Good research starts with a solid understanding of the information needed. I usually ask clients this question:
"If you could only ask your customers ONE question, what would that question be?"
I ask this because it gets you to focus on what you really want to know. You are smart. You know your market, your customers, and your competition. Sometimes you are so close to what you do know, it's hard to simplify what you need to know. That's where I help. Don't do research when you already know the answer, do research when there is something out there left undiscovered.
I've been told I ask really good questions. Maybe. I suspect what I'm better at is helping you discern what you already know.
A client was pitching new dinnerware patterns to Target and needed to know what patterns resonate with Target guests.
Using an online survey followed with In-Person Interviews, we identified the patterns that are most appealing to Target consumers.
I was surprised by how many consumers are "basic white" in dinnerware and will follow restaurant trends in terms of shapes and sizes of plates. If consumers have seen it at a restaurant they like, they find the dinnerware more appealing. However, colorful value is always appreciated by consumers looking to change things up!
Another client asked: "What are the primary needs our target market has when they start the sales process, what makes them look for a solution, and how well do we do compared to our competitors?"
To answer all these questions, we conducted monthly online surveys, based on the wins and losses after the sales process has ended.
I learned that you can assess needs, measure needs, rate the biggest pain points, and all of that but there is usually one thing during the sales process that tips a prospect into becoming a customer. The challenge is finding what that one golden nugget for each individual when they are all presented with the same basic needs.
A client wanted to ask hospital purchase agents what the purchasing dynamics were like with a new medical approach to performing an implant procedure.
Using the ever-handy telephone interview, I found that hospital purchase agents are overworked and bombarded by vendors, the first barrier to getting any response.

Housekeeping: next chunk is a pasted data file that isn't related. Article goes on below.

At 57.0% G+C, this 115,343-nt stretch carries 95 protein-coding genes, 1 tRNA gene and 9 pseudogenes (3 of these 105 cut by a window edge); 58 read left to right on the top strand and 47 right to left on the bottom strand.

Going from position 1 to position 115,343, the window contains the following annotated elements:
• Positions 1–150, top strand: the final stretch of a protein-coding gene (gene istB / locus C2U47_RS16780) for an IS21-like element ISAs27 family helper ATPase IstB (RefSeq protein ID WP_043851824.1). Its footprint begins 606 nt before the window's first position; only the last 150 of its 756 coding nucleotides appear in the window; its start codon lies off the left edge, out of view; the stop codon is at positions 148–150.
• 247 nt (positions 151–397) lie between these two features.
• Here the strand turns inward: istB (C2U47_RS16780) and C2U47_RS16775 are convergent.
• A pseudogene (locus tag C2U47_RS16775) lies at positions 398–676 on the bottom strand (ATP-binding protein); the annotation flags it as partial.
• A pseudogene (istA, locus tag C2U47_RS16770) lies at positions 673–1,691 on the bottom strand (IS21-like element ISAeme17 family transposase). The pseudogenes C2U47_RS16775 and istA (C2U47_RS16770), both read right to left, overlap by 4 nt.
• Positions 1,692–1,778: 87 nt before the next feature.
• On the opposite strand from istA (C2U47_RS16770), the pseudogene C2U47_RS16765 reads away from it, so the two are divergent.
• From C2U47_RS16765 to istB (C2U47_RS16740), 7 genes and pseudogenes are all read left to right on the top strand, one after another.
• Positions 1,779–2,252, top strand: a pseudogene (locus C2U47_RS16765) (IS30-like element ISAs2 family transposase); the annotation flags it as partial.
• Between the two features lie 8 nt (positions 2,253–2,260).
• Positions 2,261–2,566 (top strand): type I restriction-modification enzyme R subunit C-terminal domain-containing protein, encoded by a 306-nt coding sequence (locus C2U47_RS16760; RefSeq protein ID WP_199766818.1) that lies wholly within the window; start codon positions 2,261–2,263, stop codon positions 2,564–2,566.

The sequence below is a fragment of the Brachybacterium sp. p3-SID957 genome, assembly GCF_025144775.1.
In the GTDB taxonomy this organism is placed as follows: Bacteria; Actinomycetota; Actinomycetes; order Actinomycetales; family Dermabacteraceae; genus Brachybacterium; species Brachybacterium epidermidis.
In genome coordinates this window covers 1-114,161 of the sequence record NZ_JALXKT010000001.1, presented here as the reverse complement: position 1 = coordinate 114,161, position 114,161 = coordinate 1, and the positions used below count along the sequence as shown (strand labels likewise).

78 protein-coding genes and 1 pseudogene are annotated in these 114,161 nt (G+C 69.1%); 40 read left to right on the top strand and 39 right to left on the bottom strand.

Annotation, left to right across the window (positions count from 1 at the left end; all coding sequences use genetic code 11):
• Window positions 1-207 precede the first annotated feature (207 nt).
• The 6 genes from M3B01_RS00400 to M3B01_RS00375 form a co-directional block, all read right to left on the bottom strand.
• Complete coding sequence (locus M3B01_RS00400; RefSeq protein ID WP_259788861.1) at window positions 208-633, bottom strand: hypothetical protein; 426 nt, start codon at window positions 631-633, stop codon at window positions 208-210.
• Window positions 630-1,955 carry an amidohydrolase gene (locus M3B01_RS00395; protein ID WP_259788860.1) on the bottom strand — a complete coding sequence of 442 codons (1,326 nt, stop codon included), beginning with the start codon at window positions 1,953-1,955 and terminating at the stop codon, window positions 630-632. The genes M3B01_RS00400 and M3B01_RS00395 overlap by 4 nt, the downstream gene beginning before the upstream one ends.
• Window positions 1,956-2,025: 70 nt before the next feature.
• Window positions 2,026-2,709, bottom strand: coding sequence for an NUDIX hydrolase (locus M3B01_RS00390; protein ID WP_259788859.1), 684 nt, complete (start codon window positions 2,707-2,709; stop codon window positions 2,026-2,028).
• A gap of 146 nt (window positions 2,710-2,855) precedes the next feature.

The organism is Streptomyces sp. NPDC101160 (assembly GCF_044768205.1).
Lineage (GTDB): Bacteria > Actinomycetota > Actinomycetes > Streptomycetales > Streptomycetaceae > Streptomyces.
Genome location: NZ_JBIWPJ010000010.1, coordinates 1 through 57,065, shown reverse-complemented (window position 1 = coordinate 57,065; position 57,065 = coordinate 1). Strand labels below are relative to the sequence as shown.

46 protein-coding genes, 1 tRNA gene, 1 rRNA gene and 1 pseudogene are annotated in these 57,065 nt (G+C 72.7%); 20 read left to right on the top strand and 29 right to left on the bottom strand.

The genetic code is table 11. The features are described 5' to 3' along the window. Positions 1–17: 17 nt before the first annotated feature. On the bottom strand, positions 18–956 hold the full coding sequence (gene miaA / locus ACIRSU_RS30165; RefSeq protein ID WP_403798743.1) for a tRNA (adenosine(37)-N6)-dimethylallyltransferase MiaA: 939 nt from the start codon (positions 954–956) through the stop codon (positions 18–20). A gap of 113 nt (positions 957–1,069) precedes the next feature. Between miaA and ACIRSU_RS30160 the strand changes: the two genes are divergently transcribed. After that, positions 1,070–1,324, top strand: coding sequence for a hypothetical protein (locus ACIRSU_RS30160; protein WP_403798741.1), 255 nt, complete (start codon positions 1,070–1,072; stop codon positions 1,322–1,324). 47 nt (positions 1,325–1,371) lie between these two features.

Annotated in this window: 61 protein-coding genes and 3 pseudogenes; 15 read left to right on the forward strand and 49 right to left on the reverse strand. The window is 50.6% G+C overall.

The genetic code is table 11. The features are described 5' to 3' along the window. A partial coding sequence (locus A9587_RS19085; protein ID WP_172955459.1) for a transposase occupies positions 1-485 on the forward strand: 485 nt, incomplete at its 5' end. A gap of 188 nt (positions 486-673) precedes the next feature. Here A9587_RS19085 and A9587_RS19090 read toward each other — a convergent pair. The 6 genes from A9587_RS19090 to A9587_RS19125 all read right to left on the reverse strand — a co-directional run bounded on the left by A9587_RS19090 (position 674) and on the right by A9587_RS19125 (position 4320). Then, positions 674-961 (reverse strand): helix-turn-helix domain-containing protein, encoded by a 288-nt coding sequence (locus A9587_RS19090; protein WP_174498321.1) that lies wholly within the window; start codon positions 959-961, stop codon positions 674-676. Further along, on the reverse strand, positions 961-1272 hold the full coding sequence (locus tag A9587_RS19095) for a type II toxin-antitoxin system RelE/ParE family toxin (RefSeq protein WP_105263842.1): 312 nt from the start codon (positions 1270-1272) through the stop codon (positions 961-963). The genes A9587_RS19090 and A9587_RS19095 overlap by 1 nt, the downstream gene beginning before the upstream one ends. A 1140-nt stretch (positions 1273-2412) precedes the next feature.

A new client had identified their direct and indirect competitors, but wanted more insights into how they stack up compared to those competitors.
I turned to secondary literature and web reviews of over 30 companies providing marketing services to small business owners summarizing core competencies, market approach, strengths and weakness, key developments and strategies for growth.
The biggest ah-ha for me when working on projects like this one is that taking C-level strategy through to execution often appears to be the biggest challenge for companies. The strategy of the company may be solid but if the front line staff can't execute effectively, all the marketing materials, fancy websites and brand promises can't make up for the subpar service.
A motorcycle manufacturer wanted to know how the key functional systems on their new bike were performing once owners had had a chance to break in their new rides.
Using high-touch telephone interviews, I was able to find that motorcycle owners are the most fun to interview!
They are more passionate about their purchase than any other customer base I have interviewed. I was even invited to join their Facebook groups, look at rides they have been on, and I've even been thanked for calling them and asking them how their bike is operating. I am usually the one giving thanks, not receiving it!
A client asked us: "What happens if we change the format of our product catalog to be more magazine focused?"
Talking to their current customers and prospects in person in 1 on 1 interviews. we followed up with a verification of the findings with an online survey. We found that people don’t read. Consumers scan photos, maybe headlines; if something catches their eye, they read more. If not, they flip to the next page.
The CEO for a National Food Home Delivery Company wanted a Net Promoter Score and System (NPS) put in place with customer base…in a very short three weeks.
So we set up an online NPS with current customers.
Right away we found that it doesn’t matter if you sample 50 or invest and sample 38,000 responses; if your company has issues, the same issues are going to rise to the top.
A college/university wanted to know: "Is it too hard for students to find information they need on our website to apply?"
Conducting phone interviews with prospective college students answered their question.
I found that if a prospective student is really interested in your college/university, they’ll jump through hoops to figure out how to apply. Now the question is…what are you doing or going to do to get some students to jump through hoops to apply?